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SkyeTek Adds Encryption to Embedded RFID

SkyeTek, the Westminster, Colorado-based provider of embedded RFID readers, this week announced security enhancements to its product line that the company says represent a key development in the widening adoption of item-level RFID tagging.
Jul 13, 2006This article was originally published by RFID Update.

July 13, 2006—SkyeTek, the Westminster, Colorado-based provider of embedded RFID readers, this week announced security enhancements to its product line that the company says represent a key development in the widening adoption of item-level RFID tagging.

For two of the company's reader modules -- the SkyeModule M2 HF reader and the SkyeModule M9 UHF reader -- SkyeTek has added two security features: Advanced Encryption Standard (AES) encryption and Secure Hash Algorithm (SHA) hashing. The encryption allows tag data to be scrambled so that unauthorized parties cannot read it, and the hashing protects against tag tampering and counterfeiting. Both the AES and SHA cryptography techniques are considered industry standards in fields such as finance, government, and electronic commerce.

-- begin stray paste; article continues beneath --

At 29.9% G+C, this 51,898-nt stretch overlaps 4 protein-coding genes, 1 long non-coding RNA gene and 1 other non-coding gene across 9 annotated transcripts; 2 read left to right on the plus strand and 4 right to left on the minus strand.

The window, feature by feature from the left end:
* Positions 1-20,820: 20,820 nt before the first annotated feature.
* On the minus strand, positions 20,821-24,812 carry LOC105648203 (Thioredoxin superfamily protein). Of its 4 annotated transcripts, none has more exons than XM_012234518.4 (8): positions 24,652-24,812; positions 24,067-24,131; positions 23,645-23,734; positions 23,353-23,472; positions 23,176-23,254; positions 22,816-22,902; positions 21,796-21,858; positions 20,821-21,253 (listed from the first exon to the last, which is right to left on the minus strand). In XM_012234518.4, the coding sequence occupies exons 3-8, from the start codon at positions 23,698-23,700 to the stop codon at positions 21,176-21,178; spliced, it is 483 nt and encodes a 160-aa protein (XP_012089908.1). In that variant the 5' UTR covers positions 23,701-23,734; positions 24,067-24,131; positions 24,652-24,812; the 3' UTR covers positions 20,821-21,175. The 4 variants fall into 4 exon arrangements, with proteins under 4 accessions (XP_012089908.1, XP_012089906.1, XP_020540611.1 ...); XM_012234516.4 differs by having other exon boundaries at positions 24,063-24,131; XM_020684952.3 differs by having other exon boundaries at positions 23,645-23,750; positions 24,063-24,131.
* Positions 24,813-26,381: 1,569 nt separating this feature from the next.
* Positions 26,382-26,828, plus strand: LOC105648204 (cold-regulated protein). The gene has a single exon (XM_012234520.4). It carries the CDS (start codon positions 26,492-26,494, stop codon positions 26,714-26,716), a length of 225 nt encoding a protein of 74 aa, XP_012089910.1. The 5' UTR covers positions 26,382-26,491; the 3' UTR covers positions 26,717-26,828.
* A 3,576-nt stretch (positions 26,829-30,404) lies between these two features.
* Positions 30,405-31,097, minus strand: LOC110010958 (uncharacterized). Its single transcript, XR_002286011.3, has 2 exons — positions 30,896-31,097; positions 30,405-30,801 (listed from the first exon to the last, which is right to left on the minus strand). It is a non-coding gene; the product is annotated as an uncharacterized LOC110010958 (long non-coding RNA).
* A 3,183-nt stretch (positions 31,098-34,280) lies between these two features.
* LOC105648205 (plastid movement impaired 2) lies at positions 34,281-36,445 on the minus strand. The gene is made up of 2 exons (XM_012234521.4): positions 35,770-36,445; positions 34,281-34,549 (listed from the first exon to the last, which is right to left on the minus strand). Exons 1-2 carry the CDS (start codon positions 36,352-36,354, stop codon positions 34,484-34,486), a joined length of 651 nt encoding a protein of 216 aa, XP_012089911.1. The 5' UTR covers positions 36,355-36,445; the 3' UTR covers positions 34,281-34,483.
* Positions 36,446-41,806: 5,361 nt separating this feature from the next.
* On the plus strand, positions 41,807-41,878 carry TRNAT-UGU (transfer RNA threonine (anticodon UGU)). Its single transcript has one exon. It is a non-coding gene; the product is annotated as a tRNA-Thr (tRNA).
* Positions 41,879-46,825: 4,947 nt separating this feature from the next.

SkyeTek vice president of marketing and strategy Martin Payne told RFID Update that the company's decision to add security enhancements to its products was based on the sooner-than-expected uptake of item-level tagging, which will require more stringent security measures than case- and pallet-level tagging. "Security and encryption have been a secondary or tertiary concern" in the mainstream supply chain and retail deployments to date. But as tagging reaches all the way to the store shelf on individual products, RFID will become more of a target for hacking, and the transmission of unencrypted tag data to any reader within range will become unacceptable. As item-level tagging expands and RFID technology matures as a whole, "the industry is going to transition more thoroughly to a higher level of security," predicted Payne.

SkyeTek is a "software-centric" company, meaning that much of the functionality of its reader module offerings are realized by software rather than hardware. Such is the case with the new security enhancements, which were made through software on the readers. As a result, the reader size, form factor, and cost have remained the same despite the improvements.

Read the announcement from SkyeTek
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